Though a recognized leader in sustainable building systems, de Sylva says he is still learning and expanding his company’s green focus. “Each building improves on the last and there are many examples of this, including recapturing decant energy from inverters or transformers.” Recapturing decant energy is a proven method of capturing airborne heat generated from inverters and transformers and redirecting this heat to the domestic hot water supply, thereby reducing overall energy demand.
De Sylva is a proponent of leveraging new systems to reduce energy consumption. Among his favourites is the use of geothermal, especially in condominiums. He estimates that his building systems can reduce energy usage by 85 percent in a typical condo setting. He is also an advocate and innovator of ICF and has consulted with a block manufacturer to provide feedback on how to make the product even more efficient. The change in tooling for this product results in ICF walls with an R42 value, whereas standard ICF block is R2.
This is a key element in overall efficiency, as reducing heat loss from a building’s basement or attic is critical in keeping the living space comfortable. Think of a building like a person – out in the cold with no hat or good boots, the body quickly loses heat to the environment; the person is chilled and uncomfortable. But add a wool toque and suitable footwear, and much of the heat loss is reduced and body heat is maintained, allowing the individual to remain comfortable for longer periods even in a frigid environment.
The roof, as noted, is another location for thermal transfer to the environment, a place of heat loss, and a key focus for Howland Green, which prides itself on R80 insulation factors in its roof construction, exceeding the standards of the Ontario Building Code four-fold.
Howland Green is currently constructing the Bronte West Condominium project in Milton, Ontario. This building serves as de Sylva’s latest example of ecology, economy and technological advancement under one roof.
“Bronte West is impressive not only because we will reduce operational demand, but sustainable living means significant reductions in operating costs and condominium fees,” says de Sylva.
Indeed, these Bronte West condos include an arsenal of 16 different energy features designed to deliver the ultimate eco-friendly experience for owners. Features include solar panel roofing, triple glazed windows, geothermal cooling and heating, solar powered electricity, and state-of-the-art waste water recovery processes.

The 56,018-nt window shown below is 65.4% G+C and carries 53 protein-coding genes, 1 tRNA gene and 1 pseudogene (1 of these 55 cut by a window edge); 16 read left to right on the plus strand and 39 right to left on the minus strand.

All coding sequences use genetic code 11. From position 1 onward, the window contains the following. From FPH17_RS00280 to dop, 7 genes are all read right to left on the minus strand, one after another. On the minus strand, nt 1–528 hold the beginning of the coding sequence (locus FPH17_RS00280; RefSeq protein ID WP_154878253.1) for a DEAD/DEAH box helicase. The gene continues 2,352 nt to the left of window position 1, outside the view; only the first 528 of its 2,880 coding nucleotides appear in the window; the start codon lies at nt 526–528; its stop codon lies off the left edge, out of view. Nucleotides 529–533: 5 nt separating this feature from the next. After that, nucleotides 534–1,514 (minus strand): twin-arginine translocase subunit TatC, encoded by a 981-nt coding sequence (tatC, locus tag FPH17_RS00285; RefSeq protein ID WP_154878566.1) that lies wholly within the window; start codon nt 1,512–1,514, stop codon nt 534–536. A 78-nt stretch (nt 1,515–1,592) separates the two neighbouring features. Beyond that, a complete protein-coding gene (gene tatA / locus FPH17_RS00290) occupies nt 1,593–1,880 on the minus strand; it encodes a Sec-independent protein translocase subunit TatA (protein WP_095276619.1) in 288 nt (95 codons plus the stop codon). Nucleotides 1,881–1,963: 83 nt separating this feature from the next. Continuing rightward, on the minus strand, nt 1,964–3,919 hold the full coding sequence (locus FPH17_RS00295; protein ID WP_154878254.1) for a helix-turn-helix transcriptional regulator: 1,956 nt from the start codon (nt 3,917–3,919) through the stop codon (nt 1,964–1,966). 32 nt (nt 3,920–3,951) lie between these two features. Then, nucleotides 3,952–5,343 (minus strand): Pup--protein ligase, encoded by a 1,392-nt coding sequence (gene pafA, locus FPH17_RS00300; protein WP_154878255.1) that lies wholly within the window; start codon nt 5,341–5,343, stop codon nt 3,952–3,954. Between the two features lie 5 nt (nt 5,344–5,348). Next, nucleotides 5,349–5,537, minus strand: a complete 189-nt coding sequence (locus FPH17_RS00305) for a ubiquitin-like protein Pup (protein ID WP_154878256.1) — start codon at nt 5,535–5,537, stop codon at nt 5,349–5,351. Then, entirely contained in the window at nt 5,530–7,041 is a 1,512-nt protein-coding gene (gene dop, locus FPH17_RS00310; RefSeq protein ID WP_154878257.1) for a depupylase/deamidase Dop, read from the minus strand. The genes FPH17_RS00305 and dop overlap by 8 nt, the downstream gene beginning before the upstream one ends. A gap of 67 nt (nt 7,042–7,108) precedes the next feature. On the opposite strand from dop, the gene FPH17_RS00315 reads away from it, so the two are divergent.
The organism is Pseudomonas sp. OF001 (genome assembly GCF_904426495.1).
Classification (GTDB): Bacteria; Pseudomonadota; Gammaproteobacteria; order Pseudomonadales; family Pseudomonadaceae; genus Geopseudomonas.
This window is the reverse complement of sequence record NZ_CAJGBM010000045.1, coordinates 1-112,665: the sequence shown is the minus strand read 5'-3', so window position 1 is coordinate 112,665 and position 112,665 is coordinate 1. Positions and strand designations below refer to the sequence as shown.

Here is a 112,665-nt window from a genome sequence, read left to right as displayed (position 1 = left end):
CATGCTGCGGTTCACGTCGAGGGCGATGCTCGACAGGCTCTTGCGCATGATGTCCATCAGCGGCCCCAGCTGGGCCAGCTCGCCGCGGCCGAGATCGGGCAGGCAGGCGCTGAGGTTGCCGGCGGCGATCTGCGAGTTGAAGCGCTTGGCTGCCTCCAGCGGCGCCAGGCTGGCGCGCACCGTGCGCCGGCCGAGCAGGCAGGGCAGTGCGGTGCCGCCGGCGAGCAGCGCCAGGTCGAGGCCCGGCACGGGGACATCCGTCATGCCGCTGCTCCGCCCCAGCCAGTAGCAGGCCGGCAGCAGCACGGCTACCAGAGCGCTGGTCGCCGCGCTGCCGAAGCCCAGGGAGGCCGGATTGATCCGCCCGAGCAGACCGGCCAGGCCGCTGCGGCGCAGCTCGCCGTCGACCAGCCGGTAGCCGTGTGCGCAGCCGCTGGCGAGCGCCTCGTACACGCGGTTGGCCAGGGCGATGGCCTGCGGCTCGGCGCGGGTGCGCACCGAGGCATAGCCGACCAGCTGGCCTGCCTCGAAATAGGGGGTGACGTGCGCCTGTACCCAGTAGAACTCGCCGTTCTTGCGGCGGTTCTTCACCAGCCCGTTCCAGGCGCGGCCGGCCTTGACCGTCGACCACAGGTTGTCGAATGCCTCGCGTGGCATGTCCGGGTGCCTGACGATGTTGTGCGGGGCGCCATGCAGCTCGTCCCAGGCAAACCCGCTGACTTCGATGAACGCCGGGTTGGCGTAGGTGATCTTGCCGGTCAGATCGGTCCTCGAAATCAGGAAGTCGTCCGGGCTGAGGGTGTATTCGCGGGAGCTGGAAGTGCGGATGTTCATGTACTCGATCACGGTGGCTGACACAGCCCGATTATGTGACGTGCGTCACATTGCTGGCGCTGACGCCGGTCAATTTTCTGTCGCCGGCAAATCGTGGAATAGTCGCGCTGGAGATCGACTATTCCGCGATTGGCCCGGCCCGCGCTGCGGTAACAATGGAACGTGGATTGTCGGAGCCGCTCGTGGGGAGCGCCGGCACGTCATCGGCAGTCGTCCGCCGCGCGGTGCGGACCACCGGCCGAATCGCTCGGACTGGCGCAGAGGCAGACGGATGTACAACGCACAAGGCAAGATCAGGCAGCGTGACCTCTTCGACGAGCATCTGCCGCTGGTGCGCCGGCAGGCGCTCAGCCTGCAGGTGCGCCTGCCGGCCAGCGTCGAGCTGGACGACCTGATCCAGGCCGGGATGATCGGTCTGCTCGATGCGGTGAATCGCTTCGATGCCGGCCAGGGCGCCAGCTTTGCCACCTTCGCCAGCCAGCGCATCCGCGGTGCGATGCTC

Further, this development will result in the planting of 100,000 trees, which is about 757 trees per unit. Trees are undisputed in the science of climate change as the best method of carbon sequestration, and Howland Green is committed to planting thousands of them. Collaborating with Forests Ontario, the company sponsors mass plantings of new trees throughout the province each time a new development project is undertaken.
The outcome of this infusion of innovation and environmental stewardship is an extremely comfortable home environment with minimal operating costs for the owner. These features also provide the units with a major competitive advantage – the lowest condominium fees in the market.
De Sylva is committed to a greener future, with developments that will continue to innovate and bring real change to building systems around the world. This commitment includes even more production of clean energy from solar and wind sources, and a continued objective of positively adding to the energy infrastructure.
In fact, new innovations are on the Howland Green horizon as de Sylva hints at his progress in flywheel energy storage (FES) and pneumatic storage of potential energy. For the uninitiated, a flywheel is a rotating mechanical device used to store and release energy. The storage system can provide peak energy shifting, flexible capacity, and additional services like voltage smoothing and frequency response for reliable utility operation. It also gives the user the ability to purchase and store electricity during off-peak hours, resulting in significant savings.
The bottom line is building Net Positive is entirely possible – and getting better with each Howland Green development to come.